Sunday, 10 February 2019

The Emotional Difficulties of Autistics


Over the years, I’ve heard lots about the problems associated with being autistic – our sensory, social, executive dysfunction issues, etc. We have discussed them often, and often at great length. But I’ve never heard anyone, on the spectrum or not, talk much specifically about our emotional issues. They seem to be largely ignored by NTs, while autistics simply suffer through them.

And yet they loom large in our existences, often dominating our thoughts and our days, dragging us down into depressions or other mental illness, hampering our efforts to live full and good lives, and often leaving us feeling ‘stupid’, ‘inadequate’, ‘over the top’ or somehow ‘just wrong’ for having them.

Some of our emotional issues are internally caused, eg by alexithymia. We may not feel anything, when we think we ‘should’. Or we know we’re feeling something, but we’re not sure what. Or the feelings rush in, uncontrollable, overwhelming us, almost drowning us. Or they come at a time or in a way that’s not ‘appropriate’, causing us embarrassment, shame and distress. Simply identifying and managing our emotions can be an enormous battle in itself – and leave us feeling stupid and ashamed, simply for having to wrestle with something that ‘everyone else’ seems to manage okay.

And then there’s the emotions caused by our struggles with executive dysfunction. When your living spaces are knee-deep in chaos, you can’t seem to organise your way out of a paper bag or get to anything on time, can’t get proper meals together, and you feel like you look like you slept in your clothes (and maybe you did), and somehow it’s ‘all your own fault’ and you ‘just need to shake up your ideas’ (as others will no doubt tell you), it’s difficult to feel good about yourself, or about anything in your life. This can fill us with shame, embarrassment and anxiety, and cause low self-esteem and depression.

There’s also our social problems – by which I mean how people react to our efforts to connect with them, or simply co-exist with them. When our social efforts aren’t recognised as such (eg because we’re non-verbal, or we don’t do it in the ‘appropriate’ way), or we’re criticised, yelled at, laughed at, ridiculed, bullied, physically attacked, rejected, snubbed, etc, then we naturally feel a range of emotional reactions. Few of these are acknowledged or validated by non-autistics – in fact our reactions (eg meltdowns, social withdrawal) tend to be blamed on our autism, rather than being understood as reactions to how we’re being treated.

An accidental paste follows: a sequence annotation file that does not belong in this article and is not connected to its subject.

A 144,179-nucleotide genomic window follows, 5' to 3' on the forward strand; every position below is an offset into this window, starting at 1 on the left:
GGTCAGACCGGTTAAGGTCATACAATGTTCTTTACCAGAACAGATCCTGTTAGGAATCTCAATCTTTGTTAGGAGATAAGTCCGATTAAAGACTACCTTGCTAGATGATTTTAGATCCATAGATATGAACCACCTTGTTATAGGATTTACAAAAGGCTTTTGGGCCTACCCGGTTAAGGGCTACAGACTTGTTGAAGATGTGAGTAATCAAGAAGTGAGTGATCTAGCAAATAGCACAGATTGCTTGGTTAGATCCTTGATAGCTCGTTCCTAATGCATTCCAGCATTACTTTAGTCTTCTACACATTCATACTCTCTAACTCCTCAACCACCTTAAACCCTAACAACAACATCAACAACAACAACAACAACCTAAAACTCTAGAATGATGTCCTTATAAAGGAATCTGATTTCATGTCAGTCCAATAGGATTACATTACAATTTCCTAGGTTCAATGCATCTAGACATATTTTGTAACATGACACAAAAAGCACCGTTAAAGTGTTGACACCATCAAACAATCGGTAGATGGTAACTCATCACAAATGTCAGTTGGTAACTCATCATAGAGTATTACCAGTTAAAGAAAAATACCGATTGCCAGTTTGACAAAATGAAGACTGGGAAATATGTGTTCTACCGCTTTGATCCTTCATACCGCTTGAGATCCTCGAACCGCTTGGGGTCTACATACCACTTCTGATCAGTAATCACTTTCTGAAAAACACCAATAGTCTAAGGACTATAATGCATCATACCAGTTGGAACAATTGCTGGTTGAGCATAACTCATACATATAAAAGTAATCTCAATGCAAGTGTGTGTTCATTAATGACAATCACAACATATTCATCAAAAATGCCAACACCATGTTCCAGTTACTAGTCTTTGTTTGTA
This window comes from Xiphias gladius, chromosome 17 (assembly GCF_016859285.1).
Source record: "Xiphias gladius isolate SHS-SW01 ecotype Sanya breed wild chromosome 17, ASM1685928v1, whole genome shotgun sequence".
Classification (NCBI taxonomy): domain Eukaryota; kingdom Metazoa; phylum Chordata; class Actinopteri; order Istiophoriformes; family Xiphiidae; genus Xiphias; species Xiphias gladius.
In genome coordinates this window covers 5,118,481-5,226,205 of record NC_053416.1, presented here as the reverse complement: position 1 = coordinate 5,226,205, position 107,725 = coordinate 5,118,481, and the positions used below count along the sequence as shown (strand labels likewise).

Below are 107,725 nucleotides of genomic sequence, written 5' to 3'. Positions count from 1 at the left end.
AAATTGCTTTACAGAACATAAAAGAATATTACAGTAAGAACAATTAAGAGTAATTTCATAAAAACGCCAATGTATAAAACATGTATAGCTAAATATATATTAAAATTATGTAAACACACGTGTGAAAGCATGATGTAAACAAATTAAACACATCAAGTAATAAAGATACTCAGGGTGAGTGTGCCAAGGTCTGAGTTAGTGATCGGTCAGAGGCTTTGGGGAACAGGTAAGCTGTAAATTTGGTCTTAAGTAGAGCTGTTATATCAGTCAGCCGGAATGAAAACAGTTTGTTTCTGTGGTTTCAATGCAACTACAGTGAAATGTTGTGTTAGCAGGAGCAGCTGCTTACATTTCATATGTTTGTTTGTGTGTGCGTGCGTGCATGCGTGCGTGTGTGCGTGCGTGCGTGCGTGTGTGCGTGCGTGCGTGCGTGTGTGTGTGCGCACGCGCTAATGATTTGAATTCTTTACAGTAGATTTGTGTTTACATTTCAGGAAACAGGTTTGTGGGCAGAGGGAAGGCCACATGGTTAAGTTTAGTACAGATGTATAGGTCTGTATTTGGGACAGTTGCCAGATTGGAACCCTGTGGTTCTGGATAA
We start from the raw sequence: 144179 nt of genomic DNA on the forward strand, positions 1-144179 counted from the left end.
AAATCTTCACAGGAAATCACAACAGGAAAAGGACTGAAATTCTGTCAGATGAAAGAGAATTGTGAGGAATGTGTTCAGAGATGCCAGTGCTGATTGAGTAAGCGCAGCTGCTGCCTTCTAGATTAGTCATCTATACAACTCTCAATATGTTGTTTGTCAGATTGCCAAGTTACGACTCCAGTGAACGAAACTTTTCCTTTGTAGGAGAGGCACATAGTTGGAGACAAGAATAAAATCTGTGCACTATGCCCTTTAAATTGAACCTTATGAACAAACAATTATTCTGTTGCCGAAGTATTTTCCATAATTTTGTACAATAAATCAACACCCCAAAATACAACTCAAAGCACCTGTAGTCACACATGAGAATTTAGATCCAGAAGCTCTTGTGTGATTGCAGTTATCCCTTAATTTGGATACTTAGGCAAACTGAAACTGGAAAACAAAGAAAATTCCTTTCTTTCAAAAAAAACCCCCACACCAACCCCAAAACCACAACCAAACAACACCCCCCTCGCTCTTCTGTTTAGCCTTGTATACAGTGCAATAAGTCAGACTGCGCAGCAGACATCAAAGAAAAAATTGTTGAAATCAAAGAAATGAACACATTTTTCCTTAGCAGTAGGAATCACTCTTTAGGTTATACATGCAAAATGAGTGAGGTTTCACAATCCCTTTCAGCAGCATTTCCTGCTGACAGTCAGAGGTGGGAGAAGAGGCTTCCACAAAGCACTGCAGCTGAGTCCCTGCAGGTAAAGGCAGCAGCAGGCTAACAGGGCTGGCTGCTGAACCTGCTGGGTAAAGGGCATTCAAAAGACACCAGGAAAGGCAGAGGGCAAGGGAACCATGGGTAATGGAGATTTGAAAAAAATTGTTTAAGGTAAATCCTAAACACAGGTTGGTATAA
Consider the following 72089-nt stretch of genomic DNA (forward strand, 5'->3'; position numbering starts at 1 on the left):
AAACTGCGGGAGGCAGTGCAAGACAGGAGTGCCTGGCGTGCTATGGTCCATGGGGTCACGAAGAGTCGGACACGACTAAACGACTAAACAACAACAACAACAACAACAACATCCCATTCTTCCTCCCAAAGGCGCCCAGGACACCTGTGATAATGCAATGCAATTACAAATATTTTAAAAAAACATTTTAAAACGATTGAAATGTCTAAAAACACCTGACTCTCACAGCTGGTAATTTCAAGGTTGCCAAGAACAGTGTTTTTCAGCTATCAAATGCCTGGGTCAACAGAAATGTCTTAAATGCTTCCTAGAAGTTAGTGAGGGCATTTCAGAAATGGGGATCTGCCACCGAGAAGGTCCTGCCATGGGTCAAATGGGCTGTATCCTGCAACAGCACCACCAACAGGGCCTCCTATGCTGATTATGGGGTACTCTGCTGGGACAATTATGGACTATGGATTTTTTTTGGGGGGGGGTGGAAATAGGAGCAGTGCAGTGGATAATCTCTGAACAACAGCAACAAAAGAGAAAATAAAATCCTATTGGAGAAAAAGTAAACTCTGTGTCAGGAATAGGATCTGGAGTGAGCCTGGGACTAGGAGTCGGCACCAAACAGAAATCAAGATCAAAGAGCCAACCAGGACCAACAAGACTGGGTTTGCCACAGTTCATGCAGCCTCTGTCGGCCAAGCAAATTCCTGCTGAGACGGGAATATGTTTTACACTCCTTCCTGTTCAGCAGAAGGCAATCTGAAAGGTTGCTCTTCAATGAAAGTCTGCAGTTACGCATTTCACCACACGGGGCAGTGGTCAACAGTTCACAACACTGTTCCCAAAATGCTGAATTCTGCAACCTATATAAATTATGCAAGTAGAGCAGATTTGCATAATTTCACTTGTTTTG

Sensory issues often compound our social problems of course – and add to the possibility of meltdowns, shutdowns, fleeing, or getting a negative reaction from others when you ask for help. If you’re constantly being told that you’re ‘making a fuss about nothing’, or to ‘stop your whingeing’ and that you should ‘just harden up’, it’s hard not to feel ‘weak’, ‘stupid’, scared and inadequate for this on top of all your other problems.

And then our responses to all these can be in turn be misunderstood by others, causing us to be dumped on even more, stressing us out even more... A vicious circle, causing a potent stew of pain, shame, self-loathing, anger and anxiety, which can see us so overwhelmed we end up curled into a sobbing heap under a pile of blankets, pacing back and forth stimming wildly, posting frantic requests for support on social media, or even self-harming. And then we feel shame for having those feelings, and shame for feeling shame… on and on it goes, till many of us are simply, well, broken.

A lot of our emotional issues are caused, therefore, not just by our ‘issues’, but by other people’s reactions to those issues, and/or by not having the right supports. In fact we’ve often had to create such supports for ourselves, or sometimes clued-up parents or aides will, by creating ‘emotion charts’ to help us name a feeling, visual or electronic schedules to help with time management or household tasks, specific guidance with social issues, and so on. But this help varies extremely widely – it’s often a matter of good luck rather than good policy, and the result is we suffer far more than we need to. It’s all a bit of a mess, really.

So I want to say this to autistics – that THERE IS NOTHING WRONG WITH YOU FOR FEELING THE WAY YOU DO. Your feelings are valid, a perfectly logical reaction to the pressures and stresses of our lives – including those stresses not being understood. You have the right to your feelings, and the right to seek support. And, flawed as our autistic community can often be, your fellow autistics are almost certainly the only ones who will understand and accept your emotions, and be able to help you through them, because we’ve been there too. Find your own tribe.

And to neurotypicals, I want to say this. If you want to know why we autistics have such a high rate of mental illness and suicide, LOOK NO FURTHER THAN HOW WE’RE TREATED. If you want to ‘fix’ our emotional states, first acknowledge our issues, then help us find the tools to do something about them. And change social attitudes to the autistic while you’re at it. Simply assuming that they’re ‘just part of being autistic’, and assuming that if you can ‘get rid’ of the autism somehow (newsflash: you can’t), they’ll just magically disappear, is not helping us at all.

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